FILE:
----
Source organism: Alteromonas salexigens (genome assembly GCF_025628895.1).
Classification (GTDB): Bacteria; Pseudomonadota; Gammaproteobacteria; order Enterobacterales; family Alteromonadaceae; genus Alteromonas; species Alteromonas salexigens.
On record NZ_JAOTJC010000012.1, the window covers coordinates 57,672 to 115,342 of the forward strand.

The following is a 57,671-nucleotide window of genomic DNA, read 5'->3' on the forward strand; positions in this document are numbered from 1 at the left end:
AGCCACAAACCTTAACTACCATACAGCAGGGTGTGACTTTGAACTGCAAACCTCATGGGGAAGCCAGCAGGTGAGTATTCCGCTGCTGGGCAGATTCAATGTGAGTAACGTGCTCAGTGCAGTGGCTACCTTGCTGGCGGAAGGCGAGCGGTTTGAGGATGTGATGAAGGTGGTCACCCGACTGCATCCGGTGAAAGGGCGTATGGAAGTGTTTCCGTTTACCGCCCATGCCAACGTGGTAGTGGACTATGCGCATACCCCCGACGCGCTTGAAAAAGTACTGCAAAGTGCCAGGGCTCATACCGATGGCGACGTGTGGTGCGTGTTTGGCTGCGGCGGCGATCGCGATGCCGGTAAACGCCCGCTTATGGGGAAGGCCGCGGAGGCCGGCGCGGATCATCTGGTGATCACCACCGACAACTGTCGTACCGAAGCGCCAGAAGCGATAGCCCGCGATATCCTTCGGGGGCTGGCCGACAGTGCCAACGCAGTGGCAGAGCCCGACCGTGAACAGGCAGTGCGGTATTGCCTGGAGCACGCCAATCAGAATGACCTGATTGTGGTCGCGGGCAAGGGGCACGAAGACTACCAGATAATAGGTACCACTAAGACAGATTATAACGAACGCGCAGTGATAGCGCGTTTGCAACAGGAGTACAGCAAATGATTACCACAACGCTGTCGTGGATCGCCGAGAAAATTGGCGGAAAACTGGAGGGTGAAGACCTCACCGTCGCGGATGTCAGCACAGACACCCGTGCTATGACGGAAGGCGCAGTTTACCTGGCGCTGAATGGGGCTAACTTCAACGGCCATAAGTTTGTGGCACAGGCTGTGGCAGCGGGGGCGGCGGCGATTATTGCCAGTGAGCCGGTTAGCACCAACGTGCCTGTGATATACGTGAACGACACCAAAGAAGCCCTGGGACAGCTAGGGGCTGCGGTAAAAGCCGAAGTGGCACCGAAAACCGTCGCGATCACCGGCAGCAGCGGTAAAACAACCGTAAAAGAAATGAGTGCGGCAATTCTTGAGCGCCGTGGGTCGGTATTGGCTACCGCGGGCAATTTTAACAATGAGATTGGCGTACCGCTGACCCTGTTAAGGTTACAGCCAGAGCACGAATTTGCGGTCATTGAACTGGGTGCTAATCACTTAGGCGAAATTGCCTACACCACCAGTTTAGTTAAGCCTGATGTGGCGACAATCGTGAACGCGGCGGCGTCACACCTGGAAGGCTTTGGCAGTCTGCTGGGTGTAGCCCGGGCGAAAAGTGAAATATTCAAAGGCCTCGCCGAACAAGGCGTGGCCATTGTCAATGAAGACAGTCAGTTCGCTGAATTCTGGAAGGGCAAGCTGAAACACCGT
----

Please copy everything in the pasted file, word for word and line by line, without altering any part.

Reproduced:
Source organism: Alteromonas salexigens (genome assembly GCF_025628895.1).
Classification (GTDB): Bacteria; Pseudomonadota; Gammaproteobacteria; order Enterobacterales; family Alteromonadaceae; genus Alteromonas; species Alteromonas salexigens.
On record NZ_JAOTJC010000012.1, the window covers coordinates 57,672 to 115,342 of the forward strand.

The following is a 57,671-nucleotide window of genomic DNA, read 5'->3' on the forward strand; positions in this document are numbered from 1 at the left end:
AGCCACAAACCTTAACTACCATACAGCAGGGTGTGACTTTGAACTGCAAACCTCATGGGGAAGCCAGCAGGTGAGTATTCCGCTGCTGGGCAGATTCAATGTGAGTAACGTGCTCAGTGCAGTGGCTACCTTGCTGGCGGAAGGCGAGCGGTTTGAGGATGTGATGAAGGTGGTCACCCGACTGCATCCGGTGAAAGGGCGTATGGAAGTGTTTCCGTTTACCGCCCATGCCAACGTGGTAGTGGACTATGCGCATACCCCCGACGCGCTTGAAAAAGTACTGCAAAGTGCCAGGGCTCATACCGATGGCGACGTGTGGTGCGTGTTTGGCTGCGGCGGCGATCGCGATGCCGGTAAACGCCCGCTTATGGGGAAGGCCGCGGAGGCCGGCGCGGATCATCTGGTGATCACCACCGACAACTGTCGTACCGAAGCGCCAGAAGCGATAGCCCGCGATATCCTTCGGGGGCTGGCCGACAGTGCCAACGCAGTGGCAGAGCCCGACCGTGAACAGGCAGTGCGGTATTGCCTGGAGCACGCCAATCAGAATGACCTGATTGTGGTCGCGGGCAAGGGGCACGAAGACTACCAGATAATAGGTACCACTAAGACAGATTATAACGAACGCGCAGTGATAGCGCGTTTGCAACAGGAGTACAGCAAATGATTACCACAACGCTGTCGTGGATCGCCGAGAAAATTGGCGGAAAACTGGAGGGTGAAGACCTCACCGTCGCGGATGTCAGCACAGACACCCGTGCTATGACGGAAGGCGCAGTTTACCTGGCGCTGAATGGGGCTAACTTCAACGGCCATAAGTTTGTGGCACAGGCTGTGGCAGCGGGGGCGGCGGCGATTATTGCCAGTGAGCCGGTTAGCACCAACGTGCCTGTGATATACGTGAACGACACCAAAGAAGCCCTGGGACAGCTAGGGGCTGCGGTAAAAGCCGAAGTGGCACCGAAAACCGTCGCGATCACCGGCAGCAGCGGTAAAACAACCGTAAAAGAAATGAGTGCGGCAATTCTTGAGCGCCGTGGGTCGGTATTGGCTACCGCGGGCAATTTTAACAATGAGATTGGCGTACCGCTGACCCTGTTAAGGTTACAGCCAGAGCACGAATTTGCGGTCATTGAACTGGGTGCTAATCACTTAGGCGAAATTGCCTACACCACCAGTTTAGTTAAGCCTGATGTGGCGACAATCGTGAACGCGGCGGCGTCACACCTGGAAGGCTTTGGCAGTCTGCTGGGTGTAGCCCGGGCGAAAAGTGAAATATTCAAAGGCCTCGCCGAACAAGGCGTGGCCATTGTCAATGAAGACAGTCAGTTCGCTGAATTCTGGAAGGGCAAGCTGAAACACCGT